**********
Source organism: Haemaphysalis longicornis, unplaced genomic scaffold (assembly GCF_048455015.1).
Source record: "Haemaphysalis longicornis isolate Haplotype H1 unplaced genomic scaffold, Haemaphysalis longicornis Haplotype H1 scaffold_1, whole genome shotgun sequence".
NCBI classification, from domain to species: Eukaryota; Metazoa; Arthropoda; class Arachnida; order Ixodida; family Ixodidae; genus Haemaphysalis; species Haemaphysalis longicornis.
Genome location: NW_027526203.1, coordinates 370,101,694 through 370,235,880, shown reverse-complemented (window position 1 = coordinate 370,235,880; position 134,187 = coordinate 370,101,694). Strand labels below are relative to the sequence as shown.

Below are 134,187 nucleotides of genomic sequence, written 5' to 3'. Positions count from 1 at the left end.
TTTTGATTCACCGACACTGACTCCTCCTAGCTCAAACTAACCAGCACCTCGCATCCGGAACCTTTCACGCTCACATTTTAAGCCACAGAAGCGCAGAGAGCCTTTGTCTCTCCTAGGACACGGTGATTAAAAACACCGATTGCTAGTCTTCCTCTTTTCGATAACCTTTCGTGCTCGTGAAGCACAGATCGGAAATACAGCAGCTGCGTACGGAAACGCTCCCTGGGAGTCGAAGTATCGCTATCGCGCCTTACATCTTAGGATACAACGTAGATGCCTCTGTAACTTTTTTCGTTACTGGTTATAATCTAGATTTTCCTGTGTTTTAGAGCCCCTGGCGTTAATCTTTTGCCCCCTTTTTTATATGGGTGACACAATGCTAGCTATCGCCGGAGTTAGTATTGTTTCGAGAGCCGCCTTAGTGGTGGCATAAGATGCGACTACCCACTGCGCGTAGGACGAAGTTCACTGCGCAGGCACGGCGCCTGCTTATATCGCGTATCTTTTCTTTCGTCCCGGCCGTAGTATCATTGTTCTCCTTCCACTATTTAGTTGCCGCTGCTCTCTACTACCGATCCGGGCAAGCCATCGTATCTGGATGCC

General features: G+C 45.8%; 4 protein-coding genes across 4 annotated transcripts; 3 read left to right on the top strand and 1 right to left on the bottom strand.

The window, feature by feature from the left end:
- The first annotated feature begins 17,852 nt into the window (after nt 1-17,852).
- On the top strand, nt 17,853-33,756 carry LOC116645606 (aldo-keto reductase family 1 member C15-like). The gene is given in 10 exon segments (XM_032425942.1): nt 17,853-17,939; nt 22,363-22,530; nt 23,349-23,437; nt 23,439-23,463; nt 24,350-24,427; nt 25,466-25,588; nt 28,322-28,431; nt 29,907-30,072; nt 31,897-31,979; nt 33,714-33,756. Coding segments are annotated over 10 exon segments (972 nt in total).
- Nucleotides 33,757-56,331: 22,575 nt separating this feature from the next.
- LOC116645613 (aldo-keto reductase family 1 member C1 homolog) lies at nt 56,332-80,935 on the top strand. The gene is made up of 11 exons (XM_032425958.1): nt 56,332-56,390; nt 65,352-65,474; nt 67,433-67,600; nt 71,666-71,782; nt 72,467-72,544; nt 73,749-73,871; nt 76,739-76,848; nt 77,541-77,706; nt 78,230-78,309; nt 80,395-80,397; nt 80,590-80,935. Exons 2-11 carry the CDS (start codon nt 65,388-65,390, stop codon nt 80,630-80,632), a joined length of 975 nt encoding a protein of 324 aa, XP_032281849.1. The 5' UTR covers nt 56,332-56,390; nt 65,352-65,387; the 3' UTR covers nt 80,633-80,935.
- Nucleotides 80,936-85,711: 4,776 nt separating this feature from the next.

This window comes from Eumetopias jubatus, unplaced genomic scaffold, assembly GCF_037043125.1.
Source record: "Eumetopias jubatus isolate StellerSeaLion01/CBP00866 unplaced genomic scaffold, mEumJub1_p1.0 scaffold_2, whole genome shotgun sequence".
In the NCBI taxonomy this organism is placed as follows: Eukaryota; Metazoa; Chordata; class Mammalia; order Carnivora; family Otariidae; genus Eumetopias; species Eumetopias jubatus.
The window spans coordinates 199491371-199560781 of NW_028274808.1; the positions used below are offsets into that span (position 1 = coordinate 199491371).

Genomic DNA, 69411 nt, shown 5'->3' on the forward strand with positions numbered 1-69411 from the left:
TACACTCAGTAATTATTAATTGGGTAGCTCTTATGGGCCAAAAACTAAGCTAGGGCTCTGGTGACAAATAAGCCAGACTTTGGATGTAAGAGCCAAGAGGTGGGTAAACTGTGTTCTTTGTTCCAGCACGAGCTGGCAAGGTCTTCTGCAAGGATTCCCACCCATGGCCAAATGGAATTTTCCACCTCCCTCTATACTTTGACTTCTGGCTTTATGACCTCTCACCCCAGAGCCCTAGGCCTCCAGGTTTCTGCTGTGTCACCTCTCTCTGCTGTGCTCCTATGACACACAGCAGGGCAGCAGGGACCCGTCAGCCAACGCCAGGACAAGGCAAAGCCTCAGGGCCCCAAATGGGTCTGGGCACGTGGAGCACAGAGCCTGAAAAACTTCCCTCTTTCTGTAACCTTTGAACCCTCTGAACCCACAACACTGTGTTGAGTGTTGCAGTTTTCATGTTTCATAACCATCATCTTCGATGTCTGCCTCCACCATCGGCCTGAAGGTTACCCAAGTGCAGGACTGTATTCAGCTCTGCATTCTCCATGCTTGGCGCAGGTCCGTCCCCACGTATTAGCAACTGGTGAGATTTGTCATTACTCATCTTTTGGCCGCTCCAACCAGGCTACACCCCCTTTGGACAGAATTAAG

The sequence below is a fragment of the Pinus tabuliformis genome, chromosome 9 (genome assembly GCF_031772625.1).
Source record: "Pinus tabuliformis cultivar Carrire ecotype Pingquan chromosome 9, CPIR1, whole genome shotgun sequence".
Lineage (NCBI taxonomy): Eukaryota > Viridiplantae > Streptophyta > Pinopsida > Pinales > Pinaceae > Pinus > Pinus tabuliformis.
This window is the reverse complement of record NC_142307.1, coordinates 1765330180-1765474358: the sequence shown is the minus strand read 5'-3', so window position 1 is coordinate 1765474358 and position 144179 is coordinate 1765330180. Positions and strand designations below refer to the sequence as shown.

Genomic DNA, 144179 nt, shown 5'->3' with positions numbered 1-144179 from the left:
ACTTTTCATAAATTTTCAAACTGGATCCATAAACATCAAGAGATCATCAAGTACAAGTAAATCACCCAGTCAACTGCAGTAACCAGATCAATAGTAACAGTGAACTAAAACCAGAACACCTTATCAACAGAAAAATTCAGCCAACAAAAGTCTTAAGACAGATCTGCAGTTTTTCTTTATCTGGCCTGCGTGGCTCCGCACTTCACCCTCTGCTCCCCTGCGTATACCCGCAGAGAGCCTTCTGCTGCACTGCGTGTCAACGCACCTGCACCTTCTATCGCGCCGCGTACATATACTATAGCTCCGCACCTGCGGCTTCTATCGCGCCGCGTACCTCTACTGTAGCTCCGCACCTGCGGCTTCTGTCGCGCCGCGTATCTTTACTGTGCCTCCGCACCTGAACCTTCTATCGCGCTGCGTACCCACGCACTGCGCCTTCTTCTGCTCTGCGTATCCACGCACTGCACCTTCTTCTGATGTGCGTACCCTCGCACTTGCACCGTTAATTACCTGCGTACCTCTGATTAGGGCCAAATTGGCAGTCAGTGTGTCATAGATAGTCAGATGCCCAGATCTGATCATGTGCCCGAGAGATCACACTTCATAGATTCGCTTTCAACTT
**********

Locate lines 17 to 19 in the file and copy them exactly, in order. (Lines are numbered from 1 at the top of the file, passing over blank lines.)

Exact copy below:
The window spans coordinates 199491371-199560781 of NW_028274808.1; the positions used below are offsets into that span (position 1 = coordinate 199491371).

Genomic DNA, 69411 nt, shown 5'->3' on the forward strand with positions numbered 1-69411 from the left:
TACACTCAGTAATTATTAATTGGGTAGCTCTTATGGGCCAAAAACTAAGCTAGGGCTCTGGTGACAAATAAGCCAGACTTTGGATGTAAGAGCCAAGAGGTGGGTAAACTGTGTTCTTTGTTCCAGCACGAGCTGGCAAGGTCTTCTGCAAGGATTCCCACCCATGGCCAAATGGAATTTTCCACCTCCCTCTATACTTTGACTTCTGGCTTTATGACCTCTCACCCCAGAGCCCTAGGCCTCCAGGTTTCTGCTGTGTCACCTCTCTCTGCTGTGCTCCTATGACACACAGCAGGGCAGCAGGGACCCGTCAGCCAACGCCAGGACAAGGCAAAGCCTCAGGGCCCCAAATGGGTCTGGGCACGTGGAGCACAGAGCCTGAAAAACTTCCCTCTTTCTGTAACCTTTGAACCCTCTGAACCCACAACACTGTGTTGAGTGTTGCAGTTTTCATGTTTCATAACCATCATCTTCGATGTCTGCCTCCACCATCGGCCTGAAGGTTACCCAAGTGCAGGACTGTATTCAGCTCTGCATTCTCCATGCTTGGCGCAGGTCCGTCCCCACGTATTAGCAACTGGTGAGATTTGTCATTACTCATCTTTTGGCCGCTCCAACCAGGCTACACCCCCTTTGGACAGAATTAAG